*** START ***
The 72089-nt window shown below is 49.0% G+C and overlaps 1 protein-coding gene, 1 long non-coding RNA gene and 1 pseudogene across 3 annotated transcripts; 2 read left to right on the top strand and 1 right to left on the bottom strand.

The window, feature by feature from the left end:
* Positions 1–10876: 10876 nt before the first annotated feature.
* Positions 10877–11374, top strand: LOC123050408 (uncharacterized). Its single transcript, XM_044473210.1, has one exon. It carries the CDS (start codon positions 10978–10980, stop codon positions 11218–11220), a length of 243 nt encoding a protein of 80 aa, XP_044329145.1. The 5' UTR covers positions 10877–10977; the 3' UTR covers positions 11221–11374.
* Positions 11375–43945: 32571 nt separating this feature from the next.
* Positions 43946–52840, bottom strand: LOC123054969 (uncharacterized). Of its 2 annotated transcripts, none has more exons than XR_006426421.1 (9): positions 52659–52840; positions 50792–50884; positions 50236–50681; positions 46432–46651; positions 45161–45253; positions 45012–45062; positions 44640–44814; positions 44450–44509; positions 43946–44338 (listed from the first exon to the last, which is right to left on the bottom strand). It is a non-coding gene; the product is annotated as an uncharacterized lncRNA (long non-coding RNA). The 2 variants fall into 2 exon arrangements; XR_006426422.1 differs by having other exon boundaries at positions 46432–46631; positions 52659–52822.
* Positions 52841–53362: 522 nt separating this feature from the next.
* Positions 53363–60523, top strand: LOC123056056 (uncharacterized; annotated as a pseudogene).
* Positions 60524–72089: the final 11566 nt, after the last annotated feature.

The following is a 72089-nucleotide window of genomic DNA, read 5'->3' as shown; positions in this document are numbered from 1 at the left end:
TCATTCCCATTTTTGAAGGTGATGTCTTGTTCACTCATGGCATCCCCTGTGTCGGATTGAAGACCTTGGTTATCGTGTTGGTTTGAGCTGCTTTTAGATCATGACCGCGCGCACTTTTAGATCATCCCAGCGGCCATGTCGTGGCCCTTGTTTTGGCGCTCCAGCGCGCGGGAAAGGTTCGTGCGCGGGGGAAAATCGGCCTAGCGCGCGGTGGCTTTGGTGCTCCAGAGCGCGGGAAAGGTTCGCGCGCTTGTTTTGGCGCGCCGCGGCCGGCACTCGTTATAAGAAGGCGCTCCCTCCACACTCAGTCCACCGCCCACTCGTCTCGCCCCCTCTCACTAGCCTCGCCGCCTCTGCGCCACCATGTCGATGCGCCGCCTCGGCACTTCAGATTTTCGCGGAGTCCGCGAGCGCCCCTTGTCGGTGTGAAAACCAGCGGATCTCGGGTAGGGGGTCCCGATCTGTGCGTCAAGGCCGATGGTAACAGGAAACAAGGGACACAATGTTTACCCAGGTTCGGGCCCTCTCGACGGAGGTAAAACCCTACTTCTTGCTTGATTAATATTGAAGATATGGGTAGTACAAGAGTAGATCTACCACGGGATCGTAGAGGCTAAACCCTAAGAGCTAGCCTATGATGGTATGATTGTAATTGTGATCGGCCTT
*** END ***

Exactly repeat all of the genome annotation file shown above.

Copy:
The 72089-nt window shown below is 49.0% G+C and overlaps 1 protein-coding gene, 1 long non-coding RNA gene and 1 pseudogene across 3 annotated transcripts; 2 read left to right on the top strand and 1 right to left on the bottom strand.

The window, feature by feature from the left end:
* Positions 1–10876: 10876 nt before the first annotated feature.
* Positions 10877–11374, top strand: LOC123050408 (uncharacterized). Its single transcript, XM_044473210.1, has one exon. It carries the CDS (start codon positions 10978–10980, stop codon positions 11218–11220), a length of 243 nt encoding a protein of 80 aa, XP_044329145.1. The 5' UTR covers positions 10877–10977; the 3' UTR covers positions 11221–11374.
* Positions 11375–43945: 32571 nt separating this feature from the next.
* Positions 43946–52840, bottom strand: LOC123054969 (uncharacterized). Of its 2 annotated transcripts, none has more exons than XR_006426421.1 (9): positions 52659–52840; positions 50792–50884; positions 50236–50681; positions 46432–46651; positions 45161–45253; positions 45012–45062; positions 44640–44814; positions 44450–44509; positions 43946–44338 (listed from the first exon to the last, which is right to left on the bottom strand). It is a non-coding gene; the product is annotated as an uncharacterized lncRNA (long non-coding RNA). The 2 variants fall into 2 exon arrangements; XR_006426422.1 differs by having other exon boundaries at positions 46432–46631; positions 52659–52822.
* Positions 52841–53362: 522 nt separating this feature from the next.
* Positions 53363–60523, top strand: LOC123056056 (uncharacterized; annotated as a pseudogene).
* Positions 60524–72089: the final 11566 nt, after the last annotated feature.

The following is a 72089-nucleotide window of genomic DNA, read 5'->3' as shown; positions in this document are numbered from 1 at the left end:
TCATTCCCATTTTTGAAGGTGATGTCTTGTTCACTCATGGCATCCCCTGTGTCGGATTGAAGACCTTGGTTATCGTGTTGGTTTGAGCTGCTTTTAGATCATGACCGCGCGCACTTTTAGATCATCCCAGCGGCCATGTCGTGGCCCTTGTTTTGGCGCTCCAGCGCGCGGGAAAGGTTCGTGCGCGGGGGAAAATCGGCCTAGCGCGCGGTGGCTTTGGTGCTCCAGAGCGCGGGAAAGGTTCGCGCGCTTGTTTTGGCGCGCCGCGGCCGGCACTCGTTATAAGAAGGCGCTCCCTCCACACTCAGTCCACCGCCCACTCGTCTCGCCCCCTCTCACTAGCCTCGCCGCCTCTGCGCCACCATGTCGATGCGCCGCCTCGGCACTTCAGATTTTCGCGGAGTCCGCGAGCGCCCCTTGTCGGTGTGAAAACCAGCGGATCTCGGGTAGGGGGTCCCGATCTGTGCGTCAAGGCCGATGGTAACAGGAAACAAGGGACACAATGTTTACCCAGGTTCGGGCCCTCTCGACGGAGGTAAAACCCTACTTCTTGCTTGATTAATATTGAAGATATGGGTAGTACAAGAGTAGATCTACCACGGGATCGTAGAGGCTAAACCCTAAGAGCTAGCCTATGATGGTATGATTGTAATTGTGATCGGCCTT